Bleeding Heart Narrative - Tongue Tangled Hair

Nick Lewis 21/09/2009

Rating: 4/5

Tartaruga Records is fast becoming my favourite record label. First they gave us the mind-bendingly brilliant My Sister, Boudicca by Quinta, and now this, the second album from Oliver Barrett, aka Bleeding Heart Narrative.

Right from the opening harmonium chord you know this is going to be a beautiful record. And when At The End Of It All builds to its blissful crescendo of clattering drums, graceful strings, tremolo guitars and playful electronics you know that Bleeding Heart Narrative is going to live up to his name. The majority of this album is graceful, majestic, droney and downright gorgeous in the way that Sigur Rós were before the BBC made them famous, and the way that Godspeed You Black Emperor were. Yes indeed, this is the music of a bleeding heart.

Make no mistake though, Barrett is not just copying these groups, he is an incredibly gifted musician in his own right. The string arrangements at the start of Tilted The Wall reminded me of Ravel's string quartet pieces, and the moment when the looped, overdubbed vocals of Henry Box Brown get swallowed up by strings and bass is positively breathtaking. When Barrett makes the leap into singing, his melodies sound instantly familiar and classic - David Foster Wallace in particular could be mistaken for an English folk tune.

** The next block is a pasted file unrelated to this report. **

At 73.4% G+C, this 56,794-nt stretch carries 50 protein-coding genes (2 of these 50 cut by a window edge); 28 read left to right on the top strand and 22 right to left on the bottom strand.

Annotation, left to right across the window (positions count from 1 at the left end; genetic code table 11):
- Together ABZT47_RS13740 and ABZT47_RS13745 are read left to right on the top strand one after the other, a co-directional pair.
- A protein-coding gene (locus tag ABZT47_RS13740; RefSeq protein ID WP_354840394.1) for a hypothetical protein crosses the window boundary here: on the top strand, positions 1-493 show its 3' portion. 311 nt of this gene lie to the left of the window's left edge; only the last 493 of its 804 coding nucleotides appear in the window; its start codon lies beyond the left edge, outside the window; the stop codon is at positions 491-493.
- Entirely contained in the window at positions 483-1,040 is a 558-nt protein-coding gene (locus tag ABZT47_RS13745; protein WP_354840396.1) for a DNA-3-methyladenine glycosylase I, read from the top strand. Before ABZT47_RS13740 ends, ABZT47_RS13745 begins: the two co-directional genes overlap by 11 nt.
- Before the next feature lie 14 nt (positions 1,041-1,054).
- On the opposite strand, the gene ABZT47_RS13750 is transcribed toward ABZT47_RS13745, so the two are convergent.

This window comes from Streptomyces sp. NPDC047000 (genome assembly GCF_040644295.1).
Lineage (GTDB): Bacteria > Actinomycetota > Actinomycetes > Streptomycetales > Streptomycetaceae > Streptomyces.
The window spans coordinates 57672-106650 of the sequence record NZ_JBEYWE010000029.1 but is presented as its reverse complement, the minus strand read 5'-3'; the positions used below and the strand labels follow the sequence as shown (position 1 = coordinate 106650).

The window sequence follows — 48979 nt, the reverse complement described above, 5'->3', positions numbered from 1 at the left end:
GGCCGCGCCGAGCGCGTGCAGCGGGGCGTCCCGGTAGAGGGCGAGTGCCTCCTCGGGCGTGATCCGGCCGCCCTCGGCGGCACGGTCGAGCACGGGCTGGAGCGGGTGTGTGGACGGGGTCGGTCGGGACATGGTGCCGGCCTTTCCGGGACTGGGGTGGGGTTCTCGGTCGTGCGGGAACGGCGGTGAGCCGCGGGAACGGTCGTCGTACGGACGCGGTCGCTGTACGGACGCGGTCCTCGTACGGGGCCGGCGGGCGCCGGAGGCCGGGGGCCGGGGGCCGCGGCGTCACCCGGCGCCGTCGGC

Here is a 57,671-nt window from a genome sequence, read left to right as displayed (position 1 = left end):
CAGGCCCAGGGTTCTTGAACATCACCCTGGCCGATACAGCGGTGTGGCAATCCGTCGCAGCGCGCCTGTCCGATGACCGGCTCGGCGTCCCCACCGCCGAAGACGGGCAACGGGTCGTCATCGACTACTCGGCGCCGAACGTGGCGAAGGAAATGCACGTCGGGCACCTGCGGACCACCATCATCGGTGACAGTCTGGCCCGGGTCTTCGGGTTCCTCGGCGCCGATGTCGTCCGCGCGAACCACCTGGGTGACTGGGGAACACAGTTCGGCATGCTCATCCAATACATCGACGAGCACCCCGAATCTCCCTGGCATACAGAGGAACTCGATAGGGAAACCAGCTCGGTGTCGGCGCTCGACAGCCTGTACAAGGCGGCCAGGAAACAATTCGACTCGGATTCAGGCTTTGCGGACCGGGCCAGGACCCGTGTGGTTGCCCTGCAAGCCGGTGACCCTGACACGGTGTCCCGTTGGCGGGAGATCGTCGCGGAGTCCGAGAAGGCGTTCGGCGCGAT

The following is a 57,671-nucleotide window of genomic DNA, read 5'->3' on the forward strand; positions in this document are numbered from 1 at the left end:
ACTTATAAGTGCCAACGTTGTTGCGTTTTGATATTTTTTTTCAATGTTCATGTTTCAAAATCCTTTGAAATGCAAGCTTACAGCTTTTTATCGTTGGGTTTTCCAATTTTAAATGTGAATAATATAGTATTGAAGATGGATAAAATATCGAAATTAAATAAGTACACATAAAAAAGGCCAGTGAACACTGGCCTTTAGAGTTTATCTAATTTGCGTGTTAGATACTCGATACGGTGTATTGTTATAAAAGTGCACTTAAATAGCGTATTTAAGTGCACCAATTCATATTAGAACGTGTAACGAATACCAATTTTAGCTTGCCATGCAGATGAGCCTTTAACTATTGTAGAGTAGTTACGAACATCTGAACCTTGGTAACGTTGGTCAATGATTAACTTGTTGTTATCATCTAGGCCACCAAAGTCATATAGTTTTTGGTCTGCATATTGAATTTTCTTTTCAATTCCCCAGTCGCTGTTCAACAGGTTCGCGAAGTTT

However, Tongue Tangled Hair is by no means a perfect album. As irrefutably stunning as all the dramatic bittersweet melancholy is, after a while the Bleeding Heart Narrative formula is revealed: start with a drone, most likely with some sort of noisy electronics, fade up some pretty melody on a piano, guitar or somesuch, establish a theme before building to melodramatic but wonderful coda. Repeat.

Having said that, formulas aren't necessarily a bad thing - the 12 bar blues is still kicking and if it ain't broke don't fix it. It is after all, a rather elegant formula and it makes departures from it all the more impressive: when after 3 minutes of drone and faraway vocal harmonies on A Dialogue an actual beat and a song came in, I was absolutely floored.

Barrett may not be quite as inventive as his labelmate Quinta, but this album shows he is an absolute master of uplifting melancholy.

Release date: 21.09.09